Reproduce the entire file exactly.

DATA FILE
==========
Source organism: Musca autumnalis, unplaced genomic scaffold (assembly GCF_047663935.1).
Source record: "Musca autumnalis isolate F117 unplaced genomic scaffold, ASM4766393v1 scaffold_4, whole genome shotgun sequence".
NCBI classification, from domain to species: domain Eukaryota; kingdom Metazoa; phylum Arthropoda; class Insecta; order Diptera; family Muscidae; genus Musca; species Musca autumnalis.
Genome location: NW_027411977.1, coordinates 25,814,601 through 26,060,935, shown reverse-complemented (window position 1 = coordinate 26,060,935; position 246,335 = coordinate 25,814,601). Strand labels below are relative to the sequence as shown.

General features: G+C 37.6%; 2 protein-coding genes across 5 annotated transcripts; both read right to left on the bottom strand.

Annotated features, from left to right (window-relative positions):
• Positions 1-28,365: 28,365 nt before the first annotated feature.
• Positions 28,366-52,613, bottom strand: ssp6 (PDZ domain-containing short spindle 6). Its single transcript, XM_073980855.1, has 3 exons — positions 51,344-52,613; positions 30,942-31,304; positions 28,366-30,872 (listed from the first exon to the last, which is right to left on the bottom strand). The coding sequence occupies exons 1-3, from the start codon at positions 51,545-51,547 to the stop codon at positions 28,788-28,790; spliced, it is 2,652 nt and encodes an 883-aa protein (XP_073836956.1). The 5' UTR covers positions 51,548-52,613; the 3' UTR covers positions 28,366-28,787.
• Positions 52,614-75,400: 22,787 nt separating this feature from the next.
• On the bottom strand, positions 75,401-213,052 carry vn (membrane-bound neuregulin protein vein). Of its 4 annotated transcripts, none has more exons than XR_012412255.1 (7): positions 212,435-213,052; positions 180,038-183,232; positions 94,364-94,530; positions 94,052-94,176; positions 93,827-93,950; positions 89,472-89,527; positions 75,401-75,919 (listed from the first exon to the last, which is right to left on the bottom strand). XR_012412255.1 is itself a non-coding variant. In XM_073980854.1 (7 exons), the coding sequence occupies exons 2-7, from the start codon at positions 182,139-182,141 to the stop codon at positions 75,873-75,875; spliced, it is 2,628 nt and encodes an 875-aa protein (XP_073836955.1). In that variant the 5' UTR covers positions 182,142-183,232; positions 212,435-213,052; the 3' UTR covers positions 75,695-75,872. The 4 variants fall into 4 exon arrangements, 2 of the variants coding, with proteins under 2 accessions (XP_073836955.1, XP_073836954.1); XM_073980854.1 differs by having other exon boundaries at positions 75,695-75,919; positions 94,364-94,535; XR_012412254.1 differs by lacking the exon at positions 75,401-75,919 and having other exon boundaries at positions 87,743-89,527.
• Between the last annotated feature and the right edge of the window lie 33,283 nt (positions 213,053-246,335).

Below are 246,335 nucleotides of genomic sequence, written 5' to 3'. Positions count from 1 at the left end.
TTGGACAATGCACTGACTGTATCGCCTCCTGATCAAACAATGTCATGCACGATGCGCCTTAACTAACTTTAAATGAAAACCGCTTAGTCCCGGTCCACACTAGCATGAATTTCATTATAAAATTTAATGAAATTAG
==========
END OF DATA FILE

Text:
Source organism: Musca autumnalis, unplaced genomic scaffold (assembly GCF_047663935.1).
Source record: "Musca autumnalis isolate F117 unplaced genomic scaffold, ASM4766393v1 scaffold_4, whole genome shotgun sequence".
NCBI classification, from domain to species: domain Eukaryota; kingdom Metazoa; phylum Arthropoda; class Insecta; order Diptera; family Muscidae; genus Musca; species Musca autumnalis.
Genome location: NW_027411977.1, coordinates 25,814,601 through 26,060,935, shown reverse-complemented (window position 1 = coordinate 26,060,935; position 246,335 = coordinate 25,814,601). Strand labels below are relative to the sequence as shown.

General features: G+C 37.6%; 2 protein-coding genes across 5 annotated transcripts; both read right to left on the bottom strand.

Annotated features, from left to right (window-relative positions):
• Positions 1-28,365: 28,365 nt before the first annotated feature.
• Positions 28,366-52,613, bottom strand: ssp6 (PDZ domain-containing short spindle 6). Its single transcript, XM_073980855.1, has 3 exons — positions 51,344-52,613; positions 30,942-31,304; positions 28,366-30,872 (listed from the first exon to the last, which is right to left on the bottom strand). The coding sequence occupies exons 1-3, from the start codon at positions 51,545-51,547 to the stop codon at positions 28,788-28,790; spliced, it is 2,652 nt and encodes an 883-aa protein (XP_073836956.1). The 5' UTR covers positions 51,548-52,613; the 3' UTR covers positions 28,366-28,787.
• Positions 52,614-75,400: 22,787 nt separating this feature from the next.
• On the bottom strand, positions 75,401-213,052 carry vn (membrane-bound neuregulin protein vein). Of its 4 annotated transcripts, none has more exons than XR_012412255.1 (7): positions 212,435-213,052; positions 180,038-183,232; positions 94,364-94,530; positions 94,052-94,176; positions 93,827-93,950; positions 89,472-89,527; positions 75,401-75,919 (listed from the first exon to the last, which is right to left on the bottom strand). XR_012412255.1 is itself a non-coding variant. In XM_073980854.1 (7 exons), the coding sequence occupies exons 2-7, from the start codon at positions 182,139-182,141 to the stop codon at positions 75,873-75,875; spliced, it is 2,628 nt and encodes an 875-aa protein (XP_073836955.1). In that variant the 5' UTR covers positions 182,142-183,232; positions 212,435-213,052; the 3' UTR covers positions 75,695-75,872. The 4 variants fall into 4 exon arrangements, 2 of the variants coding, with proteins under 2 accessions (XP_073836955.1, XP_073836954.1); XM_073980854.1 differs by having other exon boundaries at positions 75,695-75,919; positions 94,364-94,535; XR_012412254.1 differs by lacking the exon at positions 75,401-75,919 and having other exon boundaries at positions 87,743-89,527.
• Between the last annotated feature and the right edge of the window lie 33,283 nt (positions 213,053-246,335).

Below are 246,335 nucleotides of genomic sequence, written 5' to 3'. Positions count from 1 at the left end.
TTGGACAATGCACTGACTGTATCGCCTCCTGATCAAACAATGTCATGCACGATGCGCCTTAACTAACTTTAAATGAAAACCGCTTAGTCCCGGTCCACACTAGCATGAATTTCATTATAAAATTTAATGAAATTAG